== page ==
2. On the Object Inspector, in the Properties tab, expand Dialog and expand Options. Set the frFindNext property to true
  3. click Events. Under the expanded Dialog, double-click the right empty field to OnFind and implement its event as follows:
    //---------------------------------------------------------------------------
    void __fastcall TfrmMain::SearchFind1FindDialogFind(TObject *Sender)
    {
    	int MatchPos, StartPos, EndPos;
    
    	if( rchEditor->SelLength )
    		StartPos = rchEditor->SelStart + rchEditor->SelLength;
    	else
    		StartPos = 0;
    
    	EndPos = rchEditor->Text.Length() - StartPos;
    	MatchPos = rchEditor->FindText(SearchFind1->Dialog->FindText,
    					StartPos,
    					EndPos,
    					TSearchTypes() << stMatchCase);
    
    	if( MatchPos != -1 )
    	{
    		rchEditor->SelStart = MatchPos;
    		rchEditor->SelLength = SearchFind1->Dialog->FindText.Length();
    	}
    }
    //---------------------------------------------------------------------------
  4. Save the project. Test the application and return to your programming environment

The Replace Dialog Box

 

Introduction

Another regular operation users perform on text is to find a word or an expression and replace it with another word or an expression. This is possible through the use of the Replace dialog box:

To replace a word or an expression, the user first displays the Replace dialog. It is equipped with two text boxes. In the Find What text box, the user would type the word or the expression that should be searched in the whole text. In the Replace With edit box, the user can type another word or an expression that would replace a possible match of the Find What string. The user can proceed as if she were using the Find dialog box and click the Find Next button to find a match in the document. If a match is found, the user can click Replace to replace the matched word or expression. If the Replace edit box is empty, the match would be deleted. On the other hand, if the Replace With edit box contains a string, upon clicking Replace, the matched text would be replaced by the Replace With string. After the text has been found or replaced, the dialog box would attempt to find the next match. If the user wants to replace all occurrences of the Find What string, she can click Replace All.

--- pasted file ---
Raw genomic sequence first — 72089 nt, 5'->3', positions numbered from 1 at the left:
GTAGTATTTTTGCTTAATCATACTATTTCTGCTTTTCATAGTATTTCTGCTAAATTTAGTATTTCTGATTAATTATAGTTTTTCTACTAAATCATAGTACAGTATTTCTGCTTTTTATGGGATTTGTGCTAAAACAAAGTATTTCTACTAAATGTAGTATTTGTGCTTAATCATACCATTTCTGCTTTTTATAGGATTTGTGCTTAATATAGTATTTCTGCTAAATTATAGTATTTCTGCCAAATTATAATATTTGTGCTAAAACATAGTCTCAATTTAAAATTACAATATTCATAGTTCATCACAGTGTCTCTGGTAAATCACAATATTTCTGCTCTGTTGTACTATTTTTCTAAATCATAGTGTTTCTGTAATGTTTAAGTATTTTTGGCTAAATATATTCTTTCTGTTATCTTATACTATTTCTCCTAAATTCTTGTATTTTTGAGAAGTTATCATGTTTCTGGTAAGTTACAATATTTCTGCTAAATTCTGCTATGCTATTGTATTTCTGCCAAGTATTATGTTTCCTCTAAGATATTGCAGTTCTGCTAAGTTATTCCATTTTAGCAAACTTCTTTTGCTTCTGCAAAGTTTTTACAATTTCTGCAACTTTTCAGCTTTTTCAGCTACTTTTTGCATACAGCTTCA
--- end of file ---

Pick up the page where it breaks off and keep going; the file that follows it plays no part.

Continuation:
At any time, the user can click Cancel to dismiss the dialog box or continue working in the background text without necessarily closing the dialog because it is modeless.

Making Text Replacement Possible

To make it possible for users to find and replace text in a document, the VCL provides the TReplaceDialog class, which is represented by the ReplaceDialog object ReplaceDialog from the Tool Palette. Therefore, to make replacement of text available, from the Dialogs tab, double-click ReplaceDialog ReplaceDialog.

The ReplaceDialog object uses the same properties as the FindDialog object and adds to the FindDialog options. Because of its functionality, the FindReplace control adds the ReplaceText property. This carries the string that would replace the possible found text.